What is an engineer's straight edge?

     
     
 Shop for Engineer's Straight Edges 
     
     
 Three types of engineers straight edge, bow shape, I section and triangular 

Engineer's straight edges are precision measuring devices used to check that surfaces are straight.

 
     
 Selection of different engineers' straight edges 

Engineer's straight edges can take several forms; some look like rulers, others like spirit levels, rectangular pieces of stone or I-beam girders. But all will have at least one precision edge that is straight, while some may have two or three.

 
     
 Engineers straight edge being used to check the surface of a cylinder head 

They are used for checking the flatness of mating machine surfaces, as a guide for making straight lines, and when checking the straightness of other tools. The precision with which straight edges are made means that they can be used to check or calibrate other tools that require a straight edge. 

 
     
   

Similar tools

 
 Difference between a ruler and straight edge 

Rulers

A ruler is essentially just a straight edge with measurement increments marked along its length. However, rulers are rarely made to the same degree of accuracy as engineer's straight edges. 

 
     
 I section engineer's straight edge being used with a spirit level to check both level and straightness 

Whilst some engineer's straight edges may be thin like rulers, most have a much wider working surface, allowing them to rest upright on a workpiece without falling flat. Engineer's straight edges also often have two working surfaces parallel to one another, allowing a spirit level to be placed on top.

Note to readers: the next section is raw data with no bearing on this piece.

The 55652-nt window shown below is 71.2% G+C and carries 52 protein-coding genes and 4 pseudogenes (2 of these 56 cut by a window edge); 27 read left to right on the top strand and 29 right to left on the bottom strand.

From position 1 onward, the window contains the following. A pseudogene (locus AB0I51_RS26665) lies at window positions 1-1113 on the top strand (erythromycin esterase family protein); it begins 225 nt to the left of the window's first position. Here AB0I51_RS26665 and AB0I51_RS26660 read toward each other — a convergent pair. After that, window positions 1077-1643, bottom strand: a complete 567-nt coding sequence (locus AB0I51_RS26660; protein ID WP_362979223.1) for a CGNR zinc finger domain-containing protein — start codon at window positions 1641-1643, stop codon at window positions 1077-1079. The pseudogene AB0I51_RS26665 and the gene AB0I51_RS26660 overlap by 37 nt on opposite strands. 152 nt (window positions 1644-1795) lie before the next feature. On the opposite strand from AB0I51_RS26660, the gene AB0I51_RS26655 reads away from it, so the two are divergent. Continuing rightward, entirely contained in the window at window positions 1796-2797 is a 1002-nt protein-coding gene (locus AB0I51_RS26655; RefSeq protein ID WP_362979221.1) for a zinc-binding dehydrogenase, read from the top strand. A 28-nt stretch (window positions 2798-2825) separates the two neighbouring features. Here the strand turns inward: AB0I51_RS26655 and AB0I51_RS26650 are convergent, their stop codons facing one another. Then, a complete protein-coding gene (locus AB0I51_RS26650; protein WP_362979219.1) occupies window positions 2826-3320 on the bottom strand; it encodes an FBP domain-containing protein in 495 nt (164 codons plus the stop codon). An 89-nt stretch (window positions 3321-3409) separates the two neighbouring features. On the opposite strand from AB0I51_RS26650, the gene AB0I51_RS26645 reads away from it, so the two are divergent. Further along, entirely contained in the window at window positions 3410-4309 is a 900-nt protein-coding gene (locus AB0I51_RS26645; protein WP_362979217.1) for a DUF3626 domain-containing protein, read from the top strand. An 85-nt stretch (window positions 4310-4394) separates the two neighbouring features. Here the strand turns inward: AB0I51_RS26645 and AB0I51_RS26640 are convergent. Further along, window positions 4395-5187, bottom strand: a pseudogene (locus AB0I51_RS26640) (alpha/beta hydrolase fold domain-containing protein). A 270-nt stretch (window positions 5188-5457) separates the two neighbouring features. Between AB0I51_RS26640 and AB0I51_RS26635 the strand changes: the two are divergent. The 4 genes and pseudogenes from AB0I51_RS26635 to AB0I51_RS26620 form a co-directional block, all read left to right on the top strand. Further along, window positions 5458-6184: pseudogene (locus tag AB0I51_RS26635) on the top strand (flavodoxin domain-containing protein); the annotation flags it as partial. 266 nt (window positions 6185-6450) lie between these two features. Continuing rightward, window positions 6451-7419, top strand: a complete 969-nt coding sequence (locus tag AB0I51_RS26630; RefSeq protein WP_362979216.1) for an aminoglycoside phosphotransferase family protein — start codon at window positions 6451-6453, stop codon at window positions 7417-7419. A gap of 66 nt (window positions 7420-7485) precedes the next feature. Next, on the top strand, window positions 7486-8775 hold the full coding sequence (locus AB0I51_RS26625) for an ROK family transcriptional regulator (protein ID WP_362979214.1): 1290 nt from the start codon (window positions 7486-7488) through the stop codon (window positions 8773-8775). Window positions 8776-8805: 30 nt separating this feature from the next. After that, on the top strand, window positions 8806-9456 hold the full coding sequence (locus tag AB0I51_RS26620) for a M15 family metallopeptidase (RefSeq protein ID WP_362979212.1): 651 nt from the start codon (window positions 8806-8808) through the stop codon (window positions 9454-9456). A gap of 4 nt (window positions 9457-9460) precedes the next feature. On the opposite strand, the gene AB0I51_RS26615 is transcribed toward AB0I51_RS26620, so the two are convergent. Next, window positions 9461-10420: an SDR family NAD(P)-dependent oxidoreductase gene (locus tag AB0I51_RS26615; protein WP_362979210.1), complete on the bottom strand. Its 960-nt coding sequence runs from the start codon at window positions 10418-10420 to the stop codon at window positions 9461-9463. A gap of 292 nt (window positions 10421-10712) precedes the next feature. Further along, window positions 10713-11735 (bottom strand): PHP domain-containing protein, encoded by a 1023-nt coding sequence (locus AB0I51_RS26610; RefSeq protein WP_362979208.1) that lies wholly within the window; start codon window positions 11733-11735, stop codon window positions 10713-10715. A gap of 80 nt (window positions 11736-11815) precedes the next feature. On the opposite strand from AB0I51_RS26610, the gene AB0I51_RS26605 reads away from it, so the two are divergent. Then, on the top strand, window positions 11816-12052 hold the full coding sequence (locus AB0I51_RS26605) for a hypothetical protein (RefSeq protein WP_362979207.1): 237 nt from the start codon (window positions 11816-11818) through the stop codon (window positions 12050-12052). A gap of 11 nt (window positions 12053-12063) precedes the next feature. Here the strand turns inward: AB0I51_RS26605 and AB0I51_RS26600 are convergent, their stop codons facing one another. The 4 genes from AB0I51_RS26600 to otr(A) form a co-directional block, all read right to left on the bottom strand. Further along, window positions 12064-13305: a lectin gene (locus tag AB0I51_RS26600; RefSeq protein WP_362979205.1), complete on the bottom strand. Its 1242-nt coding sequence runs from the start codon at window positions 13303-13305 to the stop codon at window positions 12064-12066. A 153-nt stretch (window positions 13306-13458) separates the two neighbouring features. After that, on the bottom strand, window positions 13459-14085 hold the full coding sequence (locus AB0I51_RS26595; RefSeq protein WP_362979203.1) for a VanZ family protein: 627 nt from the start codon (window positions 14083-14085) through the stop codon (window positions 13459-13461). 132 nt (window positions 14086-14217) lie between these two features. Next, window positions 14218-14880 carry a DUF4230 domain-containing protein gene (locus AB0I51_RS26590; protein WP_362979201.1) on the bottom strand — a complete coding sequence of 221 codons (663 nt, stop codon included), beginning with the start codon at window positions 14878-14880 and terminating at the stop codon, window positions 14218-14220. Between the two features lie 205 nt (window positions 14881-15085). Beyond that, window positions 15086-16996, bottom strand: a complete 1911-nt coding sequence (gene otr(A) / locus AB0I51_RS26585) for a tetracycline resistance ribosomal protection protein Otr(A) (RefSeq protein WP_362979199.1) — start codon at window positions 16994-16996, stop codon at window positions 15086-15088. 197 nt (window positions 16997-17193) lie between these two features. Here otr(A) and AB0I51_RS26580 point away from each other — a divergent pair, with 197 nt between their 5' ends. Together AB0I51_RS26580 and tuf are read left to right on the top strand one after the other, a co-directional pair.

Straight edges for plastering

Likewise, a straight edge used for plastering will not be made to anywhere near the same degree of accuracy as an engineer's straight edge.

 

Because of the extra work involved in manufacturing engineer's straight edges to such high levels of accuracy, they cost considerably more than straight edges used for plastering and screeding.

 

An engineer's straight edge should never be used for plastering or screeding, as doing so is likely to damage the working face, making it useless for precise engineering jobs.

 
     
 Accuracy is very important in engineers straight edges as they are used to calibrate other tools 

Why use an engineer's straight edge?

The main advantage of using an engineer's straight edge over, say, a ruler or spirit level, is the accuracy that can be achieved. Even grade B (workshop) straight edges will be made to an accuracy far higher than a ruler.

 
     
   

A brief history of the engineer's straight edge...

 
 Ancient Egyptian wooden ruler with hieroglyphic graduations along its length 

Engineer's straight edges originated from rulers and other straight edges, which have been in use for centuries, with ivory rulers being used by the Indus valley civilisation in the region that is now north west Afghanistan, Pakistan and India.

 

Before 1500BC, wooden and stone rulers were used in ancient Egypt. One of the best examples is Egyptian ceremonial rulers, where the graduations were carved into stone.

 
     
  

Straight edges improved in accuracy over time with the discovery of new materials and better methods of manufacturing. Precision engineer's straight edges, however, were only possible with the invention of precision measuring devices such as micrometres and dial gauges.


The industrial revolution (1760-1840) led to a desire for improved accuracy of many tools and this meant engineer's straight edges became important for setting up machine tool ways in order to ensure the machine tools were able to produce the most accurate parts.

 
     
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